Jio Yoo)

Hello, I’m Jio Yoo. It hasn’t been long since I started working again after graduating from college. I had a long break, but I was under pressure to work during that time. I found it hard to figure out what to do since moving on to the three-dimensional work. So far, I’ve been working on using power to create a circular shape. I’m attracted to the energy that moving things produce and the process of them colliding with each other and getting back into place. Recently, I am trying to recombine the fragments of the image derived from the movement and recreate them into one image. And I want to add a more sculptural element to work.

Jio Yoo, (↔), Variable Size, Pipes, Ropes, Motor and Aluminum chain, 2018

Jio Yoo, ↕, Variable Size, Acrylics, Iron, Chain, Hosepipe, Hose band and Submersible Motor, 2021

Q. When and how was the studio of the three artists formed? Is there something particularly common or different between the three of you?

Lee)  I asked Ppuri to join in the process of urgently looking for a studio last autumn. I used to like the works of Ppuri, and I especially liked his attitude. We had different techniques from each other, so I thought it would be more than double if we were united. Later, Jio Yoo, a former member of my studio, joined us. The most obvious thing in common between the three of us is the university. Personally, I think the work of artists from our university is a little technical, and it applies to the three of us as well. The difference would be the media we use, as each of us deals with sculpture, installation, and painting. It seems that different approaches towards the work are being pursued in different ways.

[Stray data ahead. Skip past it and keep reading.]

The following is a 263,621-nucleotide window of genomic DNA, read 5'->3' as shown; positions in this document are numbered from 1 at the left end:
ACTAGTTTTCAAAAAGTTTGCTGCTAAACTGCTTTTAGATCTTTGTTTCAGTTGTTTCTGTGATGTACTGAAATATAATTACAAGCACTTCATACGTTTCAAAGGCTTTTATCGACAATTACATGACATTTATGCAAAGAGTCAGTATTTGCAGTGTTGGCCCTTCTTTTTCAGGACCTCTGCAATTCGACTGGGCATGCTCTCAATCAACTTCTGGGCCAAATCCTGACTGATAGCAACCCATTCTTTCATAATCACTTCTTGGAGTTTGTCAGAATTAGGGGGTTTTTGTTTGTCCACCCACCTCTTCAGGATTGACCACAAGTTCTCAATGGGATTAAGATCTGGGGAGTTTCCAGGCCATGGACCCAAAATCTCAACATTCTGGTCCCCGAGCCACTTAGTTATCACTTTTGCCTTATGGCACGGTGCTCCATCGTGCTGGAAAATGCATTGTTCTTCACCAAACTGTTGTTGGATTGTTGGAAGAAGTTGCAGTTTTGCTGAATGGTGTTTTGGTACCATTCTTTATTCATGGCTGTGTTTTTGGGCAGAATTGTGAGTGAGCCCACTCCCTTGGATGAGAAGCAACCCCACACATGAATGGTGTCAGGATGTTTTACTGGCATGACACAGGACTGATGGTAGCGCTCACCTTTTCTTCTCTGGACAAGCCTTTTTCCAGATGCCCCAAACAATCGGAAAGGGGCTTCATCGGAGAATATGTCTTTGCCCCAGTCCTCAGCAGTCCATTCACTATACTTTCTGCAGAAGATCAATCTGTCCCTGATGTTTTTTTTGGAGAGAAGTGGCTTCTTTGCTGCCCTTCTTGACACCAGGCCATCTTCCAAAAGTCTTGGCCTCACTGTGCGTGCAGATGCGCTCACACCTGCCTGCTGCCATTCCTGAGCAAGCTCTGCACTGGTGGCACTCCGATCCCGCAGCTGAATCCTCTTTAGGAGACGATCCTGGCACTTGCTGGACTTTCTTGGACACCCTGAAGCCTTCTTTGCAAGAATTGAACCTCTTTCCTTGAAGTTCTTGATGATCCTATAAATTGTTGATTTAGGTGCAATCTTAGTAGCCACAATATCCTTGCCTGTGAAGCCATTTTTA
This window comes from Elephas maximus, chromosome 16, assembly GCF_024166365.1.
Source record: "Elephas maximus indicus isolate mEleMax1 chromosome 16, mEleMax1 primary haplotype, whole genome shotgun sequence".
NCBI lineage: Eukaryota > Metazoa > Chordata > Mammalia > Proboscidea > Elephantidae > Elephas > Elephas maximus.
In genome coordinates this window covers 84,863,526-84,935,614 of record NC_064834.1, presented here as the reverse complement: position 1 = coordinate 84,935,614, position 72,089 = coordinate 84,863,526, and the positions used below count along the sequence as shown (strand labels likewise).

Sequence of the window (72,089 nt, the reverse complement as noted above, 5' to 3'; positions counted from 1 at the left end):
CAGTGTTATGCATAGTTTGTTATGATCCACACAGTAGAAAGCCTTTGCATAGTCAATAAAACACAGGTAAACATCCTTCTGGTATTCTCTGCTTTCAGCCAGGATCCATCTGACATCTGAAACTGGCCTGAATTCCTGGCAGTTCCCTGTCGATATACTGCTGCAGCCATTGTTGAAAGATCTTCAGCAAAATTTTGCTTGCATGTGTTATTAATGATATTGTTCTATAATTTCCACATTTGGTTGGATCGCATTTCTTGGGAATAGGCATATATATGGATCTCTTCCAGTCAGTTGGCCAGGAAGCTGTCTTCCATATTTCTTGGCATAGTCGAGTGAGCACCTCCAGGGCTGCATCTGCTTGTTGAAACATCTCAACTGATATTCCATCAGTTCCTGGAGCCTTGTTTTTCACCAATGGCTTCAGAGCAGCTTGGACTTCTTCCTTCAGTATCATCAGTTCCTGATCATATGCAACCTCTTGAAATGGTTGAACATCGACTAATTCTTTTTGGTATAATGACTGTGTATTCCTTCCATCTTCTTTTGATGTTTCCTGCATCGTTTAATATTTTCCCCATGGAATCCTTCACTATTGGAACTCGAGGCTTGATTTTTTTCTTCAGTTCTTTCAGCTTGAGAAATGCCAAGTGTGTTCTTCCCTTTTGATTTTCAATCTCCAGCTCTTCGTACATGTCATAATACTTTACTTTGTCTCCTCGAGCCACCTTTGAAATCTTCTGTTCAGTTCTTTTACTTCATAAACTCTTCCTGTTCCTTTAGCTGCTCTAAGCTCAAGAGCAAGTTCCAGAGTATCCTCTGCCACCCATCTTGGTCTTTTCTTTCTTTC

Ppuri)  The three of us share a similar point in that we approach things intuitively rather than building a discourse, although the directions and media we use are all different.

Q. Is there any synergy between the three same, but different artists working in one space?

Ppuri)  I usually do two-dimensional works, so I’ve always painted on a square canvas. By sharing the studio with two other artists, I was able to use the tools needed to produce three-dimensional and various types of sculptures. Naturally, I was able to make a different shape of the canvas and give specific estimates of things that used to stay in vague imagination. This is a big advantage.


Yoo)  I was able to make a much more efficient routine by working with others.


Lee)  I was able to do much more delicate work since we became to exchange help during the work process. I think it’s also a good thing to get various feedback by meeting each other’s acquaintances who often visit this place. And the three of us have different working patterns. While Ppuri is a prolific type without a break, I tend to map out the ideas and images in detail for a long time and then execute the work at once. Looking at the process of others which is different from mine, I get motivated and get to move more diligently.